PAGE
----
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ARS Home » Pacific West Area » Parlier, California » San Joaquin Valley Agricultural Sciences Center » Crop Diseases, Pests and Genetics Research » Research » Publications at this Location » Publication #393475

Research Project: Characterization and Management of Citrus Pathogens Transmitted by Phloem-Feeding Insect Vectors

Location: Crop Diseases, Pests and Genetics Research

Title: Citrus tristeza virus

Author
item HAJERI, SUBHAS - CENTRAL CALIFORNIA TRISTEZA ERADICATION AGENCY
item Yokomi, Raymond - Ray

Submitted to: Book Chapter
Publication Type: Book / Chapter
Publication Acceptance Date: 5/10/2022
Publication Date: N/A
Citation: N/A

Interpretive Summary: Citrus tristeza virus (CTV) causes the most economically important virus disease of citrus worldwide. CTV is graft transmissible and is spread in nature by aphid vectors. CTV strain diversity and complexity are described in the context of the different disease syndromes they produce. Antibodies made to the capsid protein are used in Enzyme-Linked Immunosorbent Assay (ELISA) for routine CTV diagnosis. Based on the phylogeny of the complete genomic sequences of CTV, its strains fall into eight broad genotypes. This has resulted in strain-specific diagnosis by various PCR methods. These diagnostic methods now allow rapid molecular characterization and strain differentiation of CTV and supplements biological characterization (virus indexing) which requires months to complete in a controlled environment greenhouse. CTV research has resulted in new knowledge now used to manage CTV diseases and development of new frontiers for plant disease management.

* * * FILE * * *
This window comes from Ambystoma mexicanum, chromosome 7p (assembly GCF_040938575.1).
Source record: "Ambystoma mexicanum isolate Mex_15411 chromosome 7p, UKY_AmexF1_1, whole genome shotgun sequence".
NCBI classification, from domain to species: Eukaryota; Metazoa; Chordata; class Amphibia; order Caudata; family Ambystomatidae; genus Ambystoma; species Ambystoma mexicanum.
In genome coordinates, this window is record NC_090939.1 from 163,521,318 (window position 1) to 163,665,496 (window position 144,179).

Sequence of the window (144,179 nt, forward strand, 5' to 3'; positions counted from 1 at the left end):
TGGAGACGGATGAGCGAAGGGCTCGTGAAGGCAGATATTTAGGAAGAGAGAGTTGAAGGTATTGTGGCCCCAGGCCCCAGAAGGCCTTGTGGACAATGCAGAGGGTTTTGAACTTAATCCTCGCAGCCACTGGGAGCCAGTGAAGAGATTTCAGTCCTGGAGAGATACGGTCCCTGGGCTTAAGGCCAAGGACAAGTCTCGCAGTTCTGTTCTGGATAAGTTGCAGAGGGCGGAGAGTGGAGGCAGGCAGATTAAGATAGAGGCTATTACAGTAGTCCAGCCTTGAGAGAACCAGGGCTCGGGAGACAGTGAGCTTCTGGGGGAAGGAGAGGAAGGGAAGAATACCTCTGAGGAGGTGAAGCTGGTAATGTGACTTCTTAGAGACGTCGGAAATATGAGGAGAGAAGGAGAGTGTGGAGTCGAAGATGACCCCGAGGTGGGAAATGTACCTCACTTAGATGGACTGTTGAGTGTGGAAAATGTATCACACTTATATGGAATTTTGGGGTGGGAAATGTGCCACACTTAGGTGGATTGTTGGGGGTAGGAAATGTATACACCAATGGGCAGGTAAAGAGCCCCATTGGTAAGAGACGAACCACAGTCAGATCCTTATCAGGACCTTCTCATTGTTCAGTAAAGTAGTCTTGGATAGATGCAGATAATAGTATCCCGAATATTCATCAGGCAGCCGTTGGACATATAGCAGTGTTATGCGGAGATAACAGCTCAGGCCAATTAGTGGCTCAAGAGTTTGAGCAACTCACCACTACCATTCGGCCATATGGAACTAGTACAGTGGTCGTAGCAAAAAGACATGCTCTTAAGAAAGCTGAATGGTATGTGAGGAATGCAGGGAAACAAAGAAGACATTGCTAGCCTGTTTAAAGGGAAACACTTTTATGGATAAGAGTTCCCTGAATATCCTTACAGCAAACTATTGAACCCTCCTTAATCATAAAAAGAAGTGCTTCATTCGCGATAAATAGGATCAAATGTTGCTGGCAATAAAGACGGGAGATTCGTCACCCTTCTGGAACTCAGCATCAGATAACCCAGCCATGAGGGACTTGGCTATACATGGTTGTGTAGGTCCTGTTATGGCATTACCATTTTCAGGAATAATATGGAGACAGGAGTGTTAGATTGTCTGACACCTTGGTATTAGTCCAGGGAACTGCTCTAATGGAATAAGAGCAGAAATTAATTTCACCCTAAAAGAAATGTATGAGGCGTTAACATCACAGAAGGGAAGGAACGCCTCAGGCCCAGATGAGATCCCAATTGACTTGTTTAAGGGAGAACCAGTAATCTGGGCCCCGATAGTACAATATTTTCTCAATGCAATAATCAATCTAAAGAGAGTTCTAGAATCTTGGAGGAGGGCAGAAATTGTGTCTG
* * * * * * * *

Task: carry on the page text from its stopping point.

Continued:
Technical Abstract: Citrus tristeza virus (CTV) is the most economically important virus disease of citrus in the world, having lost more than 100 million trees on sour orange rootstock. The virus primarily spreads by infected budwood and aphid species in a semi-persistent manner. CTV is a member of the Closterovirus genus in the family Closteroviridae and is the largest non-segmented plant RNA virus. Genetic variation between isolates is unevenly distributed along the CTV gRNA, the most conserved region being the 3’-UTR, with over 95% identity and the most variable being the 5’-UTR, with identity values as low as 44%. Based on phylogenetic analysis of the complete genomic sequences, CTV strains fall into broadly eight genotypes. CTV is a regulated Class-A plant pest and a monoclonal antibody (MCA13) is used in ELISA for preliminary screening for potentially severe as well as exotic strains of CTV to California.